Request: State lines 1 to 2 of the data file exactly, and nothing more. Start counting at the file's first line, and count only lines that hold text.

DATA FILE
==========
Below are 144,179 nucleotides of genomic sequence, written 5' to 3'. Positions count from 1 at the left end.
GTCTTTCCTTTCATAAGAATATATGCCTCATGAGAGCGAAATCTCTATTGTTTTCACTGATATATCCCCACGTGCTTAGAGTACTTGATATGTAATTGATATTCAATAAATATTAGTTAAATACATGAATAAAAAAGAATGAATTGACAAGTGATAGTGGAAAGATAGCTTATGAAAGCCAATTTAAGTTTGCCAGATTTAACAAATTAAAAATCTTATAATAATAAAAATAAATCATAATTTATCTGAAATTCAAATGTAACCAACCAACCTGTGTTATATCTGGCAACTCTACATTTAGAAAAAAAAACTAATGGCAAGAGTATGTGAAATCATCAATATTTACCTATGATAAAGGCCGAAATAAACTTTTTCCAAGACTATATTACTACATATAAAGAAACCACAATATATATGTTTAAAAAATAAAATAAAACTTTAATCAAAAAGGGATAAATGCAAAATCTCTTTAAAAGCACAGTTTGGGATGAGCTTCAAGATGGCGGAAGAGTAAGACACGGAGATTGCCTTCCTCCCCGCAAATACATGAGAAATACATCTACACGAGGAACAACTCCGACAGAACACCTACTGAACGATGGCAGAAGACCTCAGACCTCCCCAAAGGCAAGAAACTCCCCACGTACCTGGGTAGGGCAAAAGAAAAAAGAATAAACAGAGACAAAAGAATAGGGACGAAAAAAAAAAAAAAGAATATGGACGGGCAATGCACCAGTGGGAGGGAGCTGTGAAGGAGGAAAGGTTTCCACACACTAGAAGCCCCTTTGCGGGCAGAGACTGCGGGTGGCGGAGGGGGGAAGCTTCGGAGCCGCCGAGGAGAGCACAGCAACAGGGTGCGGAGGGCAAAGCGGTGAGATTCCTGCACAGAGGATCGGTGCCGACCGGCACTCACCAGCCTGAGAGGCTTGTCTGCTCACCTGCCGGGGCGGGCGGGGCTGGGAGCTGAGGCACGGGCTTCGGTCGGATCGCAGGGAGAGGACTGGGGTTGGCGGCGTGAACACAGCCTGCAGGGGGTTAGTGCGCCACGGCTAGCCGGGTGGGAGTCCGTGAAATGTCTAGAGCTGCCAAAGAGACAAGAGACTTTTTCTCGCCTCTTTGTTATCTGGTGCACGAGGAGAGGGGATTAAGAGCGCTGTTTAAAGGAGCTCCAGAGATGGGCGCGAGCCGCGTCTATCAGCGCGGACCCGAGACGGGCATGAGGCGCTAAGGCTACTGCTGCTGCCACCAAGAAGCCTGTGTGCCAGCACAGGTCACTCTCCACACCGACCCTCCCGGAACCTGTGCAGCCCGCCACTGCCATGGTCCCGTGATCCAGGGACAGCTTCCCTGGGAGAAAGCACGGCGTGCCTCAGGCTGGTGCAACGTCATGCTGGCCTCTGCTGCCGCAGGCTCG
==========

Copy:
Below are 144,179 nucleotides of genomic sequence, written 5' to 3'. Positions count from 1 at the left end.
GTCTTTCCTTTCATAAGAATATATGCCTCATGAGAGCGAAATCTCTATTGTTTTCACTGATATATCCCCACGTGCTTAGAGTACTTGATATGTAATTGATATTCAATAAATATTAGTTAAATACATGAATAAAAAAGAATGAATTGACAAGTGATAGTGGAAAGATAGCTTATGAAAGCCAATTTAAGTTTGCCAGATTTAACAAATTAAAAATCTTATAATAATAAAAATAAATCATAATTTATCTGAAATTCAAATGTAACCAACCAACCTGTGTTATATCTGGCAACTCTACATTTAGAAAAAAAAACTAATGGCAAGAGTATGTGAAATCATCAATATTTACCTATGATAAAGGCCGAAATAAACTTTTTCCAAGACTATATTACTACATATAAAGAAACCACAATATATATGTTTAAAAAATAAAATAAAACTTTAATCAAAAAGGGATAAATGCAAAATCTCTTTAAAAGCACAGTTTGGGATGAGCTTCAAGATGGCGGAAGAGTAAGACACGGAGATTGCCTTCCTCCCCGCAAATACATGAGAAATACATCTACACGAGGAACAACTCCGACAGAACACCTACTGAACGATGGCAGAAGACCTCAGACCTCCCCAAAGGCAAGAAACTCCCCACGTACCTGGGTAGGGCAAAAGAAAAAAGAATAAACAGAGACAAAAGAATAGGGACGAAAAAAAAAAAAAAGAATATGGACGGGCAATGCACCAGTGGGAGGGAGCTGTGAAGGAGGAAAGGTTTCCACACACTAGAAGCCCCTTTGCGGGCAGAGACTGCGGGTGGCGGAGGGGGGAAGCTTCGGAGCCGCCGAGGAGAGCACAGCAACAGGGTGCGGAGGGCAAAGCGGTGAGATTCCTGCACAGAGGATCGGTGCCGACCGGCACTCACCAGCCTGAGAGGCTTGTCTGCTCACCTGCCGGGGCGGGCGGGGCTGGGAGCTGAGGCACGGGCTTCGGTCGGATCGCAGGGAGAGGACTGGGGTTGGCGGCGTGAACACAGCCTGCAGGGGGTTAGTGCGCCACGGCTAGCCGGGTGGGAGTCCGTGAAATGTCTAGAGCTGCCAAAGAGACAAGAGACTTTTTCTCGCCTCTTTGTTATCTGGTGCACGAGGAGAGGGGATTAAGAGCGCTGTTTAAAGGAGCTCCAGAGATGGGCGCGAGCCGCGTCTATCAGCGCGGACCCGAGACGGGCATGAGGCGCTAAGGCTACTGCTGCTGCCACCAAGAAGCCTGTGTGCCAGCACAGGTCACTCTCCACACCGACCCTCCCGGAACCTGTGCAGCCCGCCACTGCCATGGTCCCGTGATCCAGGGACAGCTTCCCTGGGAGAAAGCACGGCGTGCCTCAGGCTGGTGCAACGTCATGCTGGCCTCTGCTGCCGCAGGCTCG